The problem just got even worse as Intel is now stuck with “triple spending”. Spending (or gross margins loss) on TSMC, re-building their own fabs and now a third cost of building additional foundry capacity for outside customers.
We don’t see how Intel avoids a financial hit.

Its not even sure that Intel can spend enough to catch up let alone build foundry capacity even if it has the cash

We would point out that TSMC has the EUV ASML scanner market virtually tied up for itself. They have more EUV scanners than the rest of the world put together.

Intel has been a distant third after Samsung in EUV efforts. If Intel wants to get cranking on 7NM and 5NM and beyond it has a lot of EUV to buy. It can’t multi-pattern its way out of it. Add on top of that a lot of EUV buying to become a foundry player as the PDKs for foundry process rely a lot less on the tricks that Intel can pull on its own in house design and process to avoid EUV. TSMC and foundry flows are a lot more EUV friendly.

As we have previously pointed out the supply of EUV scanners can’t be turned on like a light switch, they are like a 15 year old single malt, it takes a very long time to ramp up capacity, especially lenses which are a critical component.
I don’t know if Intel has done the math or called their friends at ASML to see if enough tools are available. ASML will likely start building now to be ready to handle Intel’s needs a few years from now if Intel is serious.

Being a foundry is even harder now

Intel was asked on the call “what’s different this time” in terms of why foundry will work now when it didn’t years ago and their answer was that foundry is a lot different now.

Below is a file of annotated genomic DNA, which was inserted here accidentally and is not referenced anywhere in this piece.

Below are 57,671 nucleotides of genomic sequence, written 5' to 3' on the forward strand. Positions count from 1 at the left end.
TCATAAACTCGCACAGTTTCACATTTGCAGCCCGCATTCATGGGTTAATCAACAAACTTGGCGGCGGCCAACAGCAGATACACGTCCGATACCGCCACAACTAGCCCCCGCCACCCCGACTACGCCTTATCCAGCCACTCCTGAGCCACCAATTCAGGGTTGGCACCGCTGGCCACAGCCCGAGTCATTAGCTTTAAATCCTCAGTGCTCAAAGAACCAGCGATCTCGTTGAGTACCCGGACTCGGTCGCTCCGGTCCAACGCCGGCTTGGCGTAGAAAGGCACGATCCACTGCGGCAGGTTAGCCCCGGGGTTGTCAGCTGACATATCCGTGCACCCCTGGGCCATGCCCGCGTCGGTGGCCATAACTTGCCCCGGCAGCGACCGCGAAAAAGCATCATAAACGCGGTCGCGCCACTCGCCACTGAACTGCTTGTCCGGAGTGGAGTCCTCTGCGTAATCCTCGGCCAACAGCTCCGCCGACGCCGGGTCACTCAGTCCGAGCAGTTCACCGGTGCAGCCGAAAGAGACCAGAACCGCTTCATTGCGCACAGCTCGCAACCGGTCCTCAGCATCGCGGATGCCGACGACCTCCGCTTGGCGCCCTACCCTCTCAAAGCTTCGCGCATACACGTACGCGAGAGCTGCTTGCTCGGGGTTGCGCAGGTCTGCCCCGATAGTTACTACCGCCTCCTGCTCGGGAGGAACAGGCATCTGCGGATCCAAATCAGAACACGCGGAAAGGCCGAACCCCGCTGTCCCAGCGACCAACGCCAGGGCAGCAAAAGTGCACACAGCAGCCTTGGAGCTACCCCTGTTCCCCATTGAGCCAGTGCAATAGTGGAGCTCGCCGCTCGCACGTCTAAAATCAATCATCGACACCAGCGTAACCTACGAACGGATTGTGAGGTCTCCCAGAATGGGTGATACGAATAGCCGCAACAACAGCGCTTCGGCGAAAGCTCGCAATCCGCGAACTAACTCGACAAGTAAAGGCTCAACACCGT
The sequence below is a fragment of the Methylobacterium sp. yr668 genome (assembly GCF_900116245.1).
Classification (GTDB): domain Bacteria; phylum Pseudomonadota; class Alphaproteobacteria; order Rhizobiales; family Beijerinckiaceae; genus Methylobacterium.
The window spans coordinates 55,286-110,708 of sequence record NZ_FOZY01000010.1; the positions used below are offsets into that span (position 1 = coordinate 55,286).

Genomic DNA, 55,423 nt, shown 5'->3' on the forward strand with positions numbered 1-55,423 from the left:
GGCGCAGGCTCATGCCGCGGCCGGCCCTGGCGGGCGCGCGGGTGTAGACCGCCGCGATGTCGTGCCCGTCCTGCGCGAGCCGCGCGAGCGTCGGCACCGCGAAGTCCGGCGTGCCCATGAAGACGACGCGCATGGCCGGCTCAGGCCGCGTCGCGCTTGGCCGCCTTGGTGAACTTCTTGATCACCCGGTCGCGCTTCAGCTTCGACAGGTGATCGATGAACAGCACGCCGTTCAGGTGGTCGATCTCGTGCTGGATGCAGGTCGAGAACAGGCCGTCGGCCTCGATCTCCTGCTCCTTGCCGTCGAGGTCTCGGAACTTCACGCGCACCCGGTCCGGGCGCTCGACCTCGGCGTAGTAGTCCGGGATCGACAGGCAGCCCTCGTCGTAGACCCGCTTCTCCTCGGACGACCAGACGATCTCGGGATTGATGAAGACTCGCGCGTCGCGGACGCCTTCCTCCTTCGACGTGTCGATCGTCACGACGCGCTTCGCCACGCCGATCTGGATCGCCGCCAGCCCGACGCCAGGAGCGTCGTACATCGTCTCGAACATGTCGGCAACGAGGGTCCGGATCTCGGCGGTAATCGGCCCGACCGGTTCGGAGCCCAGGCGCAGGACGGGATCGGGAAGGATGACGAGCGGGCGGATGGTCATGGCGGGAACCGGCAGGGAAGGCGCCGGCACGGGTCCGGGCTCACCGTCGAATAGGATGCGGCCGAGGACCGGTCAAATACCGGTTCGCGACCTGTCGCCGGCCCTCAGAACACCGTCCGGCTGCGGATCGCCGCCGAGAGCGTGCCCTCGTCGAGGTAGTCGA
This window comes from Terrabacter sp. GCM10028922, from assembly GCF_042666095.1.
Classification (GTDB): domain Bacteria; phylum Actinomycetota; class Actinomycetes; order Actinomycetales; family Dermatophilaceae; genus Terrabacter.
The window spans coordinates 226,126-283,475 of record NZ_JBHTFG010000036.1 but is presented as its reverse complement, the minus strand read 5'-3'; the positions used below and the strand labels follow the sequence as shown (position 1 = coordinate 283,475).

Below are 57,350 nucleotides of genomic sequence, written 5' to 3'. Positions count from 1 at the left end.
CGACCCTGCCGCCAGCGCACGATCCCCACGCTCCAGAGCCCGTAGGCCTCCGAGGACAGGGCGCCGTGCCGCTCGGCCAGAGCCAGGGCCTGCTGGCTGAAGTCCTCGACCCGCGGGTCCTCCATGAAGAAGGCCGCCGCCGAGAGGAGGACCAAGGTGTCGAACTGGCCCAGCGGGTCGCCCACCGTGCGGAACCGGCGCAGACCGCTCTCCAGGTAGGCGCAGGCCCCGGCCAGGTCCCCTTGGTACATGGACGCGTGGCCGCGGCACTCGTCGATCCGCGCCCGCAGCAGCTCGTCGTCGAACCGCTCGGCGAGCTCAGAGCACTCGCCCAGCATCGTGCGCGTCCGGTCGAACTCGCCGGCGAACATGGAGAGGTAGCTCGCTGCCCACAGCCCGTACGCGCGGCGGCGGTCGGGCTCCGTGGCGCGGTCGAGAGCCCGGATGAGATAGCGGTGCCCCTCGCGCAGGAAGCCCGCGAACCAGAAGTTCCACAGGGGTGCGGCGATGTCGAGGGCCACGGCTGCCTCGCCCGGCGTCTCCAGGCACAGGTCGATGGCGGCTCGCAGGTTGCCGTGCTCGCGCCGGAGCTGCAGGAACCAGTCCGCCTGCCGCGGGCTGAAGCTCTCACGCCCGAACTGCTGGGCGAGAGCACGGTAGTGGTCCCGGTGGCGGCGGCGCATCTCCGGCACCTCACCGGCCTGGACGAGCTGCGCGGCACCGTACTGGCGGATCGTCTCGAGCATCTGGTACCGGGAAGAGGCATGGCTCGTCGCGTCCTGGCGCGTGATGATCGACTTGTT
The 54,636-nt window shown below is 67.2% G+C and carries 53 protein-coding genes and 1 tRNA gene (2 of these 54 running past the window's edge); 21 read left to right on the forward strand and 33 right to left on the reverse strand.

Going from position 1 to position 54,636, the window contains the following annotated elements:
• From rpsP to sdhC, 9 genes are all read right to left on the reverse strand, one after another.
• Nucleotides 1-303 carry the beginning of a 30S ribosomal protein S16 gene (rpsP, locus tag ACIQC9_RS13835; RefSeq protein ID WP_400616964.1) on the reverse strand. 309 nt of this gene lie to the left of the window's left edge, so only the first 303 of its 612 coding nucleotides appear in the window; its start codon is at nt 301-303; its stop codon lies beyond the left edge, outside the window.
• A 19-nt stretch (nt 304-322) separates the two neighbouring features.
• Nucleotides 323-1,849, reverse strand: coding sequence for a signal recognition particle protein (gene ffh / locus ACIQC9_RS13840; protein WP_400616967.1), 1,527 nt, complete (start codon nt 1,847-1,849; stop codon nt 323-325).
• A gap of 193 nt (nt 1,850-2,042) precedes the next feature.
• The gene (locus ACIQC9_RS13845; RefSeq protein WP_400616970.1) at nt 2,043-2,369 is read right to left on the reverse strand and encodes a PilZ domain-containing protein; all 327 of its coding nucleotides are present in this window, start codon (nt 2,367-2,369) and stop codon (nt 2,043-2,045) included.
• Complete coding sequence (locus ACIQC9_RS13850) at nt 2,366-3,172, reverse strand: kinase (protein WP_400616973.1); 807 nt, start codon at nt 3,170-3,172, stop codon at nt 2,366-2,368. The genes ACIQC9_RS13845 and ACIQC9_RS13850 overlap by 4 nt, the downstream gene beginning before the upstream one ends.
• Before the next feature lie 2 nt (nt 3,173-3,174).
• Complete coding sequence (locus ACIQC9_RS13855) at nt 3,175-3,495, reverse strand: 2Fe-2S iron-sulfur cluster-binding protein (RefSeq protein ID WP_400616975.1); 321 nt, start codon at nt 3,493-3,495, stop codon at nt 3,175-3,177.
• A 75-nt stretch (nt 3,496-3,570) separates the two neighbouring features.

We would certainly agree and suggest that being a leading edge foundry is even much more difficult now. Its far beyond just spending money and understanding technology. Its mindset and process. Its not making mistakes. To underscore both TSMC and Pat Gelsinger its “execution, execution & execution” We couldn’t agree more. Pat certainly “gets it” the question is can he execute?

The tough road just became a lot tougher

Intel had a pretty tough road in front of it to catch the TSMC juggernaut. The road just got a lot more difficult to both catch them and beat them at their own game, that’s twice as hard.

However we think that Pat Gelsinger has the right idea. Intel can’t just go back to being the technology leader it was 10 or 20 years ago, it has to re-invent itself as a foundry because that is what the market wants today (Apple told them so).

It’s not just fixing the technology , it’s fixing the business model as well, to the new market reality.

It’s going to be very, very tough and challenging but we think that Intel is up for it. They have the strategy right and that is a great and important start.

All they have to do is execute….

Related:

Intel Will Again Compete With TSMC by Daniel Nenni 

Intel’s IDM 2.0 by Scotten Jones 

Intel Takes Another Shot at the Enticing Foundry Market by Terry Daly